Talking tech since 2003

Give it another couple of years and you may find yourself saying “Facebook it”, perhaps it won’t have the connotation as to “Google it”, but it will be just as powerful.  In the recent introduction of Community Pages and the latest news we heard from the f8 Conference this past week it is now more apparent then ever before that Facebook is serious about overtaking the web.

Facebook is intent on deeply integrating their technology all over the web and they will succeed.  Any websites that choose to ignore Facebook will find themselves left out of the mix and to be honest, there is no reason not to integrate Facebook’s plugins – they make it very simple to do.  It’s been approximately a decade since our last major web company emerged to become an industry titan, of course, that being Google.  Before that there was Microsoft and before Microsoft, there was IBM.  The next web giant will be Facebook.

Facebook’s growth is tremendous and it isn’t done yet, they have over 400 million users and 500 million visitors per month. The only companies with more monthly visitors are Google, Microsoft and Yahoo. I totally expect to see Facebook surpass everyone within the next year or two. The faster websites integrate Facebook (and they will eventually), the faster they will grow. This puts Facebook in an interesting position. A position of power over Google, Yahoo, and Microsoft.

Facebook continues to talk about making the web more social and better organized.  If you look at the current state of Google, they are making finding and searching content easier and to a degree organizing the world’s data, investing heavily and exploring in the mobile market, and seem to have an interest in operating systems.  If you take a look at Yahoo, it’s not completely clear what they are doing, but it seems it’s along the lines of content creation.  While Microsoft is doing the same things they have done in the past, Windows, Office, Cloud technology, Search, and now introducing new mobile technology.

While those three companies are focusing on those things, Facebook has been slowly creeping into all of their spaces.  Google should be keeping an eye on Facebook – I think they have the most to lose here.  Facebook’s Like plugin which has replaced the share plugin on many sites (including mine) will be an excellent source of information to build a user preferences/tastes/likes database.  Think of this user preferences database, the same way Google tracks your surfing and clicking habits (by clicking results and ads) to build a profile on you to help decide which ads to show you when you visit a website or are looking through search results.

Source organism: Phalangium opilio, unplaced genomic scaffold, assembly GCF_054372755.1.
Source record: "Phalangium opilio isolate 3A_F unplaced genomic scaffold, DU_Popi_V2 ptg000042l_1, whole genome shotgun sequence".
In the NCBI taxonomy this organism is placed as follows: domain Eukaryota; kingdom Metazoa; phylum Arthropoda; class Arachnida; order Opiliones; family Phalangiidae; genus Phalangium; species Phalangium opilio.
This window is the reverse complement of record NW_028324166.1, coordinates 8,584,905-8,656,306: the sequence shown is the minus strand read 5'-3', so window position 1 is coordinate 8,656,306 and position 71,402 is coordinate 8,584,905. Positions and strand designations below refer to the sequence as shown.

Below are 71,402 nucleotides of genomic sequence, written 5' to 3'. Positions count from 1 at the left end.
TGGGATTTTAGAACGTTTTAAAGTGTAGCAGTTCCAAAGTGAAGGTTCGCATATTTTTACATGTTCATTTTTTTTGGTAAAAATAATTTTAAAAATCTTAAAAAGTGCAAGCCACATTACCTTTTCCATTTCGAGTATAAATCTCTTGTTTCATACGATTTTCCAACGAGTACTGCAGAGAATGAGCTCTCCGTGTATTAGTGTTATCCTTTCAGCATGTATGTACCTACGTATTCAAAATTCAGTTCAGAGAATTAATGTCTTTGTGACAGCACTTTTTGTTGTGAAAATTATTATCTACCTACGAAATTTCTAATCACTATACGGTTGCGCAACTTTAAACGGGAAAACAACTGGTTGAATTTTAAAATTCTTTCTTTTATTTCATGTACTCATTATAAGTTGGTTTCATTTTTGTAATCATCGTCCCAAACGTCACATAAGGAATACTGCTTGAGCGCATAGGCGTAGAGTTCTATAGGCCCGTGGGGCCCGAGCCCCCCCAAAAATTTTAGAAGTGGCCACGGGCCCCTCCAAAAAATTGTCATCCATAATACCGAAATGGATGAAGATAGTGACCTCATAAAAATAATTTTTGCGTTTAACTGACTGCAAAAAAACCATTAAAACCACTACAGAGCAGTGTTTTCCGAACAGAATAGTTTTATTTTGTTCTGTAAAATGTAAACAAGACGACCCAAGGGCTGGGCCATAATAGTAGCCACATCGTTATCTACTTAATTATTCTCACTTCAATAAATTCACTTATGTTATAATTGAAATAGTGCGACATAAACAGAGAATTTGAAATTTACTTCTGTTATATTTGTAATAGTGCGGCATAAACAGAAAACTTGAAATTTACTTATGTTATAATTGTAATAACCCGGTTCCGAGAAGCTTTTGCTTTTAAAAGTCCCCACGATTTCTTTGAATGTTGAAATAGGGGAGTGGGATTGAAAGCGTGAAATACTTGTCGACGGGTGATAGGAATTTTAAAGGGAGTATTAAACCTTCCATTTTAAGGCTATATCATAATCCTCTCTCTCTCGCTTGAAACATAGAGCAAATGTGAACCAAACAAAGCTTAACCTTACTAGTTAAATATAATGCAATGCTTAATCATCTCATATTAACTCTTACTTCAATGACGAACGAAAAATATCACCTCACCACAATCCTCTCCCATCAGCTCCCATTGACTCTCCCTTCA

These “likes” will determine which ads are displayed to you on Facebook and potentially outside of Facebook (AdSense for Facebook, perhaps?).  It comes down to relevancy in the online advertising business and if Facebook is able to provide the most relevant ads and advertisers have a better ROI with Facebook over Google – guess who’s getting advertisers money first?  Facebook.  Google should be somewhat concerned, they currently do not have this ability and online advertising is their bread and butter.  I think they know that too and that is one of the reasons they launched Buzz directly within Gmail.  It wasn’t about having their own realtime network, it was about making more relevant ads by seeing what people were buzzing about.  Soon enough it may be Google vs Facebook.

If Google tried to launch something of this nature today it would be torn apart and made into a huge privacy concern.  While there has been some concern and debate over the new Facebook integration and privacy policies, Facebook is still considered a startup and on top of that they are a private company.  Overall, they still have that “feel” about them that Google had going back 5-10 years ago.  Bottom line is they can get away with this at this point in time and this is just the beginning of the Facebook Empire.

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